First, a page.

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Are you experiencing fundraising insanity?

“If you do what you’ve always done, then you’ll get what you’ve always got.”

I love that saying.

In the world of fundraising it means that if you keep doing things the same old way, you’ll keep getting the same old results.

I’m stunned by how many people are surprised when things don’t turn out differently.

When you send the same tired appeal letter year after year, you aren’t going to raise more money. If you hold the same mediocre event year after year, don’t expect an increase in response.

I was coaching a gala committee made up of Board members and volunteers recently.  They have a wonderful annual event and they’re very disappointed in the results they are getting.  They put over 400 people in the room and are raising just over $20,000.

Not good, says I.

So I asked them in detail about the event.  From what I gathered, they are telling their story, sharing client testimonials, and engaging people in their vision, but when it comes time to make the Ask, they are dropping the ball.

They are leaving it up to their guests to figure out if they should give and how much to give.  In other words, they are being a bit wishy-washy about asking people for money.

There’s a lesson here for everyone:  you MUST ask for a gift.

Don’t assume that people know how much you need or how much it costs to run your programs. Be bold and ask for a specific amount for a specific purpose.

For this particular group, I told them they need to let people know how much it costs them to provide service to 1 client for 1 year, and ask donors to sponsor a client.  And, I told them to include indirect costs when they calculated the costs per client per year.  (There was a bit of silence at this point.  Then they realized they don’t know what it costs them per client, which I told them was their first piece of homework.)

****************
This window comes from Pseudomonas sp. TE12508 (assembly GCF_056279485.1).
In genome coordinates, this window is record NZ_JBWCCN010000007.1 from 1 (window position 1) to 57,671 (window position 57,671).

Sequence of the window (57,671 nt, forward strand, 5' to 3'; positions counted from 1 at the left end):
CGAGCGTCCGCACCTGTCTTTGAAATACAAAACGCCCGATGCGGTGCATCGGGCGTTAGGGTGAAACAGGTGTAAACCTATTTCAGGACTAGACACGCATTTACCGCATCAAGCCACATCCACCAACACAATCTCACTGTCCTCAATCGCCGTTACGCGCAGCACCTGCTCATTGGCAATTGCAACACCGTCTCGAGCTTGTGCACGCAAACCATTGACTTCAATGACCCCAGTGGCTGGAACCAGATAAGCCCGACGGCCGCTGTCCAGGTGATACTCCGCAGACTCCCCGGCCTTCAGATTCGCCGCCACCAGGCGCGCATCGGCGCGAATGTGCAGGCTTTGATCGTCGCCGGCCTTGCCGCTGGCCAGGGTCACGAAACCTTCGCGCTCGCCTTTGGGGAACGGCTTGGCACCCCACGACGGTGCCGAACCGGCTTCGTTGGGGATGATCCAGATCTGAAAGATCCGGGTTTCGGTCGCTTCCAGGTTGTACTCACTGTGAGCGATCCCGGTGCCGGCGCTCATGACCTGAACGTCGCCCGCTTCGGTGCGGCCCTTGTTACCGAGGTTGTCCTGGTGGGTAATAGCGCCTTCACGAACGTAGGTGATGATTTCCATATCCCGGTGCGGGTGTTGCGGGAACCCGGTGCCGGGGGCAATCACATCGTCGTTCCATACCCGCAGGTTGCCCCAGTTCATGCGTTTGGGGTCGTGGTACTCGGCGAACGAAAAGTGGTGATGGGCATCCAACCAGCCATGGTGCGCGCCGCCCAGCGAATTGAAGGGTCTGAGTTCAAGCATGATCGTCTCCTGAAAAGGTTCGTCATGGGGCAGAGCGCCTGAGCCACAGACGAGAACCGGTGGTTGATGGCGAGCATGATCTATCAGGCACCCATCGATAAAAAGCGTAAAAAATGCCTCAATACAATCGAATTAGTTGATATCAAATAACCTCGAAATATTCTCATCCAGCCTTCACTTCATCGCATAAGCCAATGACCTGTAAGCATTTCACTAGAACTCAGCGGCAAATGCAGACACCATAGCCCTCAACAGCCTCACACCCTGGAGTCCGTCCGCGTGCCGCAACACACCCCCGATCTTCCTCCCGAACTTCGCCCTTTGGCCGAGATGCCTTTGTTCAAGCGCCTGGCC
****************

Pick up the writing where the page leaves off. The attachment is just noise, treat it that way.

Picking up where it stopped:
After many of the ideas I shared, committee members said “We know that.”

I tried to explain to them that knowing a thing and doing a thing are different.  It’s one thing to know you need to exercise every day, but it’s a whole different ball game to actually do it.  Your body will definitely reflect the difference in whether or not you take action on the things you know about exercise!

If the things you “know” aren’t working, then it’s time to do some self-reflection.  Are you implementing what you know?  If not, there’s the first place to make some changes.

If you’re someone who says “We tried that and it didn’t work” then it’s time to find some new ways of doing things.

Either way, you’ve got to get out of your rut and start thinking differently. New ways of thinking usually results in new action and new results.

The definition of insanity is doing the same thing over and over expecting different results. 

Don’t let fundraising drive you insane.  Change up what’s not working to what we know works and I guarantee you’ll see better results.

By | 2019-04-24T04:04:16+00:00 November 29th, 2010|Leadership, Real stories|0 Comments

About the Author:

Sandy shows Founders and leaders of small nonprofits how to fully fund their big vision so they can spend their time changing lives instead of worrying about money. She has helped dozens of small nonprofits go from “nickel-and-dime fundraising” to mastering donor-based fundraising, inspiring their donors to give often and give big.   Learn how to raise the money you need to fund your new nonprofit without begging, doing without, or paying out of your own pocket.   Click here to download our free ebook Fund Your Dream.

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  1. Gregg Pechmann November 29, 2010 at 3:33 pm - Reply

    I hear this all the time from people who refuse to suck it up and get the job done. “We tried it, but it didnt work…” Really, did you really try….I mean really, really bust your butt and do things that will produce different results.
    Great post Sandy